Jealous

It happens. We think we’re better than that, but as soon as our partner’s dreaded ex-girlfriend calls, we can almost feel our skin turning green with a primal urge to scratch her beady eyes out. Regardless of what her intentions are, you don’t need to be a genius to realize that jealousy isn’t healthy for your mental state; and it’s not much better for you physically, either.

Why we feel threatened or envious is an old human trait likely connected with our survival instincts—we’d fill with rage and envy over others who had access to things we needed, like food, shelter, water, in order to help us attain them. But its mutation has led us to feel threatened, even when it’s unwarranted, and instead of being grateful for all we do have, we can often become envious and jealous  over a number of absurd things including the innocent call from an ex-girlfriend/boyfriend, the friend we perceive to be prettier than us, the co-worker that got the promotion, and so on.

A study published in Developmental Psychology found that jealousy—especially during teenage years when many of our habits begin to stick—contributes to some major issues including more physical and passive aggression, anxiety, stress, loneliness and depression. Consistent feelings of anxiety or stress have been connected with an increase in signs of aging, decreased immune function, more likelihood of developing serious illnesses, including heart disease, hypertension and certain types of cancer. And like any habit, the more we allow ourselves to feel jealousy, the quicker we snap into it. Try these tips to abate the green monster and decrease jealousy’s negative effects on your life.

1. Identify the Issue: We often are so caught up in our envy we don’t really even notice what it is specifically we’re jealous over. When we take the time to understand what’s triggering the issue, we also understand why it may not be warranted, either. If you think it’s the ex-girlfriend calling, perhaps that’s just illuminating something else lacking in your relationship. Feeling envy over a co-worker’s promotion may actually mean you’re disappointed in yourself for not trying harder. See if you can follow the jealousy trail all the way in to the issues you can change.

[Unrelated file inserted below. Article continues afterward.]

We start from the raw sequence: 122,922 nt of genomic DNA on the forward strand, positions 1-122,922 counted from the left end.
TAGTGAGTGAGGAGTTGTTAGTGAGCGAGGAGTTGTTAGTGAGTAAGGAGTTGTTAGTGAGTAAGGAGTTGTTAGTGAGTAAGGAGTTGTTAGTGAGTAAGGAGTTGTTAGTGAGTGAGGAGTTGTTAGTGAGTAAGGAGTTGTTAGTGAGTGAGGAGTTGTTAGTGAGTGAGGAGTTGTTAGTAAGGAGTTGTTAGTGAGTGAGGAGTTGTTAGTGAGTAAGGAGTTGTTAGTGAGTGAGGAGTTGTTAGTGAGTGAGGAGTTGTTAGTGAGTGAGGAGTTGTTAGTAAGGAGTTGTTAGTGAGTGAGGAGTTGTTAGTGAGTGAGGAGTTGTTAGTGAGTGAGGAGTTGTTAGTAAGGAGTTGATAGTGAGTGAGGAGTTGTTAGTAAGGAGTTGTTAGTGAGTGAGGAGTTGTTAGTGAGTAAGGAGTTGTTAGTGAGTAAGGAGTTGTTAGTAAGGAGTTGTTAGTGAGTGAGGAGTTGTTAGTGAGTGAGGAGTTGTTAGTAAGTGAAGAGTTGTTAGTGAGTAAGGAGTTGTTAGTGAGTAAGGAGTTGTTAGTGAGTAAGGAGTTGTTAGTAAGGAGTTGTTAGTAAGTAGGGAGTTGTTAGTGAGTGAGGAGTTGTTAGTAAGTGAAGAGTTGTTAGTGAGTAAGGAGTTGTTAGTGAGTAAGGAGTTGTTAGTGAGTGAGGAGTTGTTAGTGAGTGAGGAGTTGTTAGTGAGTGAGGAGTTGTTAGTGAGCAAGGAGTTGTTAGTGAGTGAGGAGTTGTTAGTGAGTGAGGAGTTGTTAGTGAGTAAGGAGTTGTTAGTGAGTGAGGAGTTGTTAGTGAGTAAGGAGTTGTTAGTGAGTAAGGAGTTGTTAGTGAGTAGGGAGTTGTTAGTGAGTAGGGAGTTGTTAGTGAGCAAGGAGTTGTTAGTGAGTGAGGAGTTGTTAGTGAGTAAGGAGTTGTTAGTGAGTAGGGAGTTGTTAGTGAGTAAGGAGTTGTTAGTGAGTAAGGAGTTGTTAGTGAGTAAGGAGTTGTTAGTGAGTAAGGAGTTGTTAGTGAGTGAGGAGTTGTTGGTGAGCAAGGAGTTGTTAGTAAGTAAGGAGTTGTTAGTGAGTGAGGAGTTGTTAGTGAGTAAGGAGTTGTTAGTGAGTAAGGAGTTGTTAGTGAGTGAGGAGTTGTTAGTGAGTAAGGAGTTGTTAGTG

2. Forgive: Forgiveness can be done solely within you, without involving anyone else, especially the person you’re feeling jealous over. By forgiving them—and yourself—you allow the issue to become a non-issue and something you can move past.

3. Make Changes: If that new outfit on your BFF really is making you feel jealous—then go and get one like it. By simply making an effort to feel better about ourselves, we can replace that jealousy with pride and confidence. If you’re worried it’ll look weird having the same item, do something else for yourself to boost your confidence and push out that jealousy.

4. Don’t Take it Personally: Most things that happen to us aren’t actually about us. The ex-girlfriend calling, the co-worker getting promoted—they really have nothing to do with us, or anything we’ve done. When we learn how not to take these things personally, we free ourselves from the reactions and the judgments.

5. Seek Support: Emotions can often be overwhelming. They may be related to current issues, or they can often be connected to things of the past we’re still processing. Sometimes they’re also the result of chemical imbalances in our brains. If feelings like jealousy seem to consume you no matter what you try, seeking the assistance of a professional can help you learn how to deal with them.  

Keep in touch with Jill on Twitter @jillettinger

Image: CarbonNYC